Originally Posted by Krow
I am using the Toner Transfer method using Photo Paper. It works, but the problems I have are that it loves to really hold on to the toner once it's transferred it. Peeling it off is a pain in the ass. When I started using this paper it turned out to be waterproof, which royally sucked the big one when trying to peel it because it was like separating plastic layers. I solved that by ironing on a regular piece of paper so the back plastic layer glued itself to that and was easier to separate.
I've found it to be wildly inferior to using an exposure mask. I suggest you try that method, as I said, you can produce 0.25mm (10 mil) tracks with an amazing consistency. Since I tried using a mask and directly exposing the board instead of going with the photo transfer method, I've never looked back.
The toner transfer method takes a long time and is very sensitive to the paper you use and how you peel the paper. The exposure method is immune to that, the quality of your boards only depends on the opacity of the masks. And since I've found I can use tracing paper... I don't even bother to get them printed anymore. Inkjet with ink weight set to Heaviest, do a small printing first so the heads clean up, and done with it. Side note: You can also reuse the transparencies, and if you get them laser printed on acetate (make sure they use the heaviest option available) you can reuse them basically forever.
Also, I see you're using SOIC MOSFETs. Why not use packages with larger heat transfer capacity? D-PAK (TO252) comes to mind. Large legs, and you can solder them to a common power plane for maximum current capacity, as well as using that pad as a heatsink. Soldering it gets a bit tricky if your iron is small though (less than 35W).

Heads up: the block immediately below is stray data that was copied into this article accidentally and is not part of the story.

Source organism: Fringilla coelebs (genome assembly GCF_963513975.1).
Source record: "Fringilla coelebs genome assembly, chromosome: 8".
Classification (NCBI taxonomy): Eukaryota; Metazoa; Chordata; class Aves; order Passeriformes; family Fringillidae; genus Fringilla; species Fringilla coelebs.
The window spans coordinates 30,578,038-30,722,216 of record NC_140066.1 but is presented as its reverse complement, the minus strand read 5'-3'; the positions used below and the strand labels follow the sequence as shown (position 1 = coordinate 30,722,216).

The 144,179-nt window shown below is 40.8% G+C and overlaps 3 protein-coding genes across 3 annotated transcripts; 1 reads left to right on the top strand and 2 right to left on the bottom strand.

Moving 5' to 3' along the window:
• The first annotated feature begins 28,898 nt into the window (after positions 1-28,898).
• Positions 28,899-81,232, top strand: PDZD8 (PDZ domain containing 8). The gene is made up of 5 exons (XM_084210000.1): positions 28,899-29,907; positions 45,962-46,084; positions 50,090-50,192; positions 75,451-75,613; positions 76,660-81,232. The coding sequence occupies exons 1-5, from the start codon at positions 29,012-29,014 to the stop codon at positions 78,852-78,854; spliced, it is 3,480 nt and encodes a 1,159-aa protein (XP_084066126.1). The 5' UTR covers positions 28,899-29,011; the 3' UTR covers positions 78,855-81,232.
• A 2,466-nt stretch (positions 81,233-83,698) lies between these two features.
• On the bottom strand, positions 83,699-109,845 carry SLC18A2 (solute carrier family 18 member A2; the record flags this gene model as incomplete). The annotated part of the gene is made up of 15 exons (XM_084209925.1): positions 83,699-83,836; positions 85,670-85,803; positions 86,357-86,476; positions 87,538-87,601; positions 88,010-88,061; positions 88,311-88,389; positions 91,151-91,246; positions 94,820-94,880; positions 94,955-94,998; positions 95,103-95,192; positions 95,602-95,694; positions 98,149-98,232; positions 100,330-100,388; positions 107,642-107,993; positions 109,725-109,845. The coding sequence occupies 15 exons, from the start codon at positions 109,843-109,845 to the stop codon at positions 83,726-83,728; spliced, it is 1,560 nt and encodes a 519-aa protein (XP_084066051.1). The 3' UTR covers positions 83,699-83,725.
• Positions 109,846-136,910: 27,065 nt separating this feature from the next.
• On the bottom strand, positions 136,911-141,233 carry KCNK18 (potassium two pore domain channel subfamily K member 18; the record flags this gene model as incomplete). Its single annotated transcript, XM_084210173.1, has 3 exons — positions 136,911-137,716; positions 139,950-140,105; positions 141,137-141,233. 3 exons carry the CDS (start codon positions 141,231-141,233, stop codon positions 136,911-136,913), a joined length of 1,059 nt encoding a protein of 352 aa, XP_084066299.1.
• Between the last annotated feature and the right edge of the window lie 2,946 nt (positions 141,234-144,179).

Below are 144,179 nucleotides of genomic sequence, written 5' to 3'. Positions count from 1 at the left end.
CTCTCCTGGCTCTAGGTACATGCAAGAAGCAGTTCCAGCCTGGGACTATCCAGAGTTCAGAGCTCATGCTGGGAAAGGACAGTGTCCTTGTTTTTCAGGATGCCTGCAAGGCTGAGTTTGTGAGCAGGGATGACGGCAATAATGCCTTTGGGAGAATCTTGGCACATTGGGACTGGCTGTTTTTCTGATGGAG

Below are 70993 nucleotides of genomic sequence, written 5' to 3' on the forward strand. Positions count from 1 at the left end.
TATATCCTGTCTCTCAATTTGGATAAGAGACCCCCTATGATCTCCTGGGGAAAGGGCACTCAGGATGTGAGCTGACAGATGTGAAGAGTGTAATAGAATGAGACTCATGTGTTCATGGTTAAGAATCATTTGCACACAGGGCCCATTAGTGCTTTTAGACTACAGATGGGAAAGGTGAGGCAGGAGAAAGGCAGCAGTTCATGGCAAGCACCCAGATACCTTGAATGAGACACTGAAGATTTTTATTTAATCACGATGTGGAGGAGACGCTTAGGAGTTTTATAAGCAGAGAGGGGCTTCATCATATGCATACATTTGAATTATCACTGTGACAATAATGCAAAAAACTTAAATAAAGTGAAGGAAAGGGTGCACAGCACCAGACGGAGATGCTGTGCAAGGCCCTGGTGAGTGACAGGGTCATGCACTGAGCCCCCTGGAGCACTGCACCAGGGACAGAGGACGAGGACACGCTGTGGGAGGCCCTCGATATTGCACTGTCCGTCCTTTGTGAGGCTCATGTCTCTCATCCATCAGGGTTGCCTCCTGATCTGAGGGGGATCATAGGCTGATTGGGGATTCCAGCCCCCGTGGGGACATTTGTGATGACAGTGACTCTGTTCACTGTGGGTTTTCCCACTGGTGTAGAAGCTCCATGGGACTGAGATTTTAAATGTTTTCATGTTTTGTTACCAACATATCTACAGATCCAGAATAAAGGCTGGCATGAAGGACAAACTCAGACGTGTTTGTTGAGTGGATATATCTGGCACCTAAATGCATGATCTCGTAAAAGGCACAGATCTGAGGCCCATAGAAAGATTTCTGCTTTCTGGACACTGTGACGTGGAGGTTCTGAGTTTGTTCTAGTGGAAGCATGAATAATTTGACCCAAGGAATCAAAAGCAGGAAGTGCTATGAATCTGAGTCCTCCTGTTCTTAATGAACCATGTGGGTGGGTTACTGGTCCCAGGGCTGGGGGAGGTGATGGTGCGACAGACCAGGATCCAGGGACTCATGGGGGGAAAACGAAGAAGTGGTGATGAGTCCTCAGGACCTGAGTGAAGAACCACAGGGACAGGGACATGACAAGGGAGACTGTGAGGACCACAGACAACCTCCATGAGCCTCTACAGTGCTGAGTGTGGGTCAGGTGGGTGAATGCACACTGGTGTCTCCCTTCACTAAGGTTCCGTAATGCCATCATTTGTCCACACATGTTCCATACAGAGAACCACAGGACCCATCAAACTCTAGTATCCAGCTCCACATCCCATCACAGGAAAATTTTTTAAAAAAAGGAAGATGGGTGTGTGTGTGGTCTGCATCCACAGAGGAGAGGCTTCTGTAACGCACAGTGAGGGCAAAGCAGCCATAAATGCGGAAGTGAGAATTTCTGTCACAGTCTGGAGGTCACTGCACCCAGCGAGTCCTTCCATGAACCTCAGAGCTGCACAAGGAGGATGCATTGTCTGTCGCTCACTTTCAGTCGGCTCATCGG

Originally Posted by Thermo Electric
Sounds like your missing the pull down resistor to me or its WAY to high. That was the problem i found. People going on about 10k or 2k but actually it needed 220 ohms
With 3A drivers capable of doing full bridge or half-bridge obtainable at less than 30 cents a piece, I find it silly to even consider going driverless for an application with such power, by the way.
Krow, should you require help with the power side, I will glady help you
And yes, cutting the boards with a table saw is fine. Just make sure the teeth hits the copper from above, else you'll just rip it away. Keep in mind that FR boards severely wear down HSS blades though. After all it's glass what you're cutting.
Originally Posted by Krow
HA! so here's something just found out. Since I designed the controller as ALWAYS ON when the controller isn't hooked up (as if it gets unplugged or something) the logic is reversed. 100% means 0% and the opposite is true. I can either try redesigning, or work the code in reverse, which might be easier. Not sure.
A MOSFET gate that's left floating will almost always end up making the D-S junction go into conduction state if there's power present across it.Edited by Artikbot - 3/31/14 at 5:03am